With increased domestic iron ore and pellet prices hurting the secondary steel producers, industry has written to the Prime Minister Office (PMO) asking for a ban on exports of the key raw material used in the making of steel.
The domestic secondary steel industry contributes nearly 55 per cent to the total production of the alloy in the country. These players produce steel through the electrical route unlike the primary steel producers who use blast furnaces to make the alloy. The All India Induction Furnace Association wrote the letter to the PMO on September 25.
There are more than 2,000 secondary steel units across the country, including sponge iron, induction furnace, and rolling mills.
"Iron ore and pellet prices have jumped nearly 40 per cent in the last six months starting March due to supply crunch. This has impacted the margins of secondary steel producers who were already dealing with weak business climate due to Covid-19," said Kaushik Agarwal, chief financial officer at Brahmaputra Metallics.
Pellets are small balls of iron ore used in the production of steel. The raw material forms 60 per cent of the cost of production of steel and hence a spike in prices of the commodity hurts margins.
"In the past six weeks, prices of finished steel have declined by 8-10 per cent. With raw material prices remaining stiff, secondary producers are facing margins contraction of about 10-11 per cent (in the period under review)," said Agarwal.
Brahmaputra Metallics runs a coal-based 105,000 tonne sponge iron unit in Jharkhand.
The recently concluded iron ore mining auction in Odisha has added to the woes of the secondary players as nearly 50 per cent of the mines auctioned have gone to large steel players for captive usage and balance, which have gone to merchant miners, are still to start production. This has created shortage of the material in the domestic market.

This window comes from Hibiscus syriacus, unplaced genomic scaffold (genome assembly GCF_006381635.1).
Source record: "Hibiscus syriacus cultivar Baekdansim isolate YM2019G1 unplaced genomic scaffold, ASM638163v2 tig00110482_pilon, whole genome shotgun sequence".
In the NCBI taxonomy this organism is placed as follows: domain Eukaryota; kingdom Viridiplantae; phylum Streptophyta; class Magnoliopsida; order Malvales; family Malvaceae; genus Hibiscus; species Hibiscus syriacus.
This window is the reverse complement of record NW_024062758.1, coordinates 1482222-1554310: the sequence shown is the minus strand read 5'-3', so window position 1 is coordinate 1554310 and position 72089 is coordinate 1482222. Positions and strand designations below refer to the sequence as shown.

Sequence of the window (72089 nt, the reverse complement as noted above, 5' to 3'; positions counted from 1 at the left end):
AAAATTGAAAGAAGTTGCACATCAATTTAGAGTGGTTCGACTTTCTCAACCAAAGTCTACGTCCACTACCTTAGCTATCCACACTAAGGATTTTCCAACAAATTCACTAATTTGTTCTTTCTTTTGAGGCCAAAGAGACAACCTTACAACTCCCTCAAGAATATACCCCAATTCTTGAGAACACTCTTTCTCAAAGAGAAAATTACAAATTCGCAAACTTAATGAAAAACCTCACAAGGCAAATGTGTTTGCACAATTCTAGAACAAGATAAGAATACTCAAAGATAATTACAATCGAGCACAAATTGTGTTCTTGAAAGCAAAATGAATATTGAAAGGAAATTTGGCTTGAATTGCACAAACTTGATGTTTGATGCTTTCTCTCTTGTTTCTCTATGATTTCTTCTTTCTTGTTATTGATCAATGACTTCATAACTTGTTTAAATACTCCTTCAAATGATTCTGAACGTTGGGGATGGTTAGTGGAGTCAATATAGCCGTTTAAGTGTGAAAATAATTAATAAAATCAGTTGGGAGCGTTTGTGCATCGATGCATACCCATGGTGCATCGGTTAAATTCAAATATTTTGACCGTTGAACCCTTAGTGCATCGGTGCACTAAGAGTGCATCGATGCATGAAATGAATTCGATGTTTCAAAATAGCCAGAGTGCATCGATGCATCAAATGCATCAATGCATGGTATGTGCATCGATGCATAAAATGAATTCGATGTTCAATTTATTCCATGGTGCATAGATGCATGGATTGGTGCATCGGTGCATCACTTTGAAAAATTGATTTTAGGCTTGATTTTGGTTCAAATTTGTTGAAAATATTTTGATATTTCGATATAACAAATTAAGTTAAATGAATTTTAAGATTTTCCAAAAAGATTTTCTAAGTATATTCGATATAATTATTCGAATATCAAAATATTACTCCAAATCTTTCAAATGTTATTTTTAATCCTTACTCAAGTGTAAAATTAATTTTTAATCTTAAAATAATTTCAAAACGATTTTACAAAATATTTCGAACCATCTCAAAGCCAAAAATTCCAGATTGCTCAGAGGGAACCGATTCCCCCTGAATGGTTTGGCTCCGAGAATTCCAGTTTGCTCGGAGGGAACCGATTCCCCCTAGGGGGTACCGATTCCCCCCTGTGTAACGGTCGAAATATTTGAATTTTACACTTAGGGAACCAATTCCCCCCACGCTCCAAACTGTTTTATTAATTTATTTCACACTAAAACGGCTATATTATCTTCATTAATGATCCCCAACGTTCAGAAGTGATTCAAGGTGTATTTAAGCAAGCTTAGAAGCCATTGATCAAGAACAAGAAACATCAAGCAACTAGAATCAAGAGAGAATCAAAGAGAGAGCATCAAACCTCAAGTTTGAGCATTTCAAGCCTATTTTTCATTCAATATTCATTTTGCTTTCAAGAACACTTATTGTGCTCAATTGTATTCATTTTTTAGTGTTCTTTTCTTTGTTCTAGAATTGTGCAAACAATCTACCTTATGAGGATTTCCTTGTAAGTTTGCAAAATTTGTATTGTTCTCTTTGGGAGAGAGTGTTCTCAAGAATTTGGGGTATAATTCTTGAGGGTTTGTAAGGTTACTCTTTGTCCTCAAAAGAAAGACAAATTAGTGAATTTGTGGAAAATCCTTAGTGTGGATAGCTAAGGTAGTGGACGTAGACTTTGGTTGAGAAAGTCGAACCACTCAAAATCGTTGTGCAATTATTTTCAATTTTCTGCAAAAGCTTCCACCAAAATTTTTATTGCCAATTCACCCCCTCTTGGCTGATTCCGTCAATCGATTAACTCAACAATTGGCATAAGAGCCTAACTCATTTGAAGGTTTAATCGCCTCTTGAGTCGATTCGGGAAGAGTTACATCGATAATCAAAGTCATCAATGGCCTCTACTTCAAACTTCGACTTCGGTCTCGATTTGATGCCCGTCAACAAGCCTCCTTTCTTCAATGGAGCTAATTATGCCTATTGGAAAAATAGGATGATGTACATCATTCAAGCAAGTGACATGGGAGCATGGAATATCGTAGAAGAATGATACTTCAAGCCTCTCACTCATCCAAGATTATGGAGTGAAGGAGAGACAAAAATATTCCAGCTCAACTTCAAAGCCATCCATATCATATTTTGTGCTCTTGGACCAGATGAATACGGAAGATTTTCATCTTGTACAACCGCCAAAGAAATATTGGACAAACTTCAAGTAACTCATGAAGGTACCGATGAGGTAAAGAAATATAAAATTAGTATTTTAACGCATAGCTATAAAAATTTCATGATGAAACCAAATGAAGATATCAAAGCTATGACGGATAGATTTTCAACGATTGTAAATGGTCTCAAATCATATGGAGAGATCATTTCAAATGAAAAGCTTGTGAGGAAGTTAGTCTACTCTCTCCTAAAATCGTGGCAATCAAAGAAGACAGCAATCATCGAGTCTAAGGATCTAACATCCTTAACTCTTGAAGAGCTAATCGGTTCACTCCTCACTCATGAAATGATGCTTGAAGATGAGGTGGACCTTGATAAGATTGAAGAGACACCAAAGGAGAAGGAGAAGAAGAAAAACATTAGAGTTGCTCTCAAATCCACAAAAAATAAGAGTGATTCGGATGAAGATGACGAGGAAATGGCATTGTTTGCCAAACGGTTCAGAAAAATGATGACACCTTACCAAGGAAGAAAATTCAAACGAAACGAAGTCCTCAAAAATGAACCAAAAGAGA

"As if domestic shortage was not enough (due to auctioning), NMDC is also exporting the ore for better realisations. On a monthly basis, nearly 1-1.1 million tonne ore is moving out of the country which is double from last year," said another sponge iron producer on condition of anonymity.
In FY20, India's iron ore exports rose to 37.69 million tonne (mt) from 16.15 mt in 2018-19, almost 133 per cent jump, said the letter to the PMO. Owing to the strong demand from China, India exported nearly 30.86 mt iron ore, 82 per cent of total exports to China alone, it said.
Meanwhile, Odisha Mining Corporation (OMC) is providing relief to the secondary players in terms of supply but prices of the material remain elevated.
India's iron ore production during April-July period stood at 47 mt, down 50 per cent over the same period last year.
"It is a tough business environment due to increase ore prices. We are getting our supply from OMC as of now but at a very high price," said Debabrata Behera, managing director of Odisha-based Kashvi Power & Steel.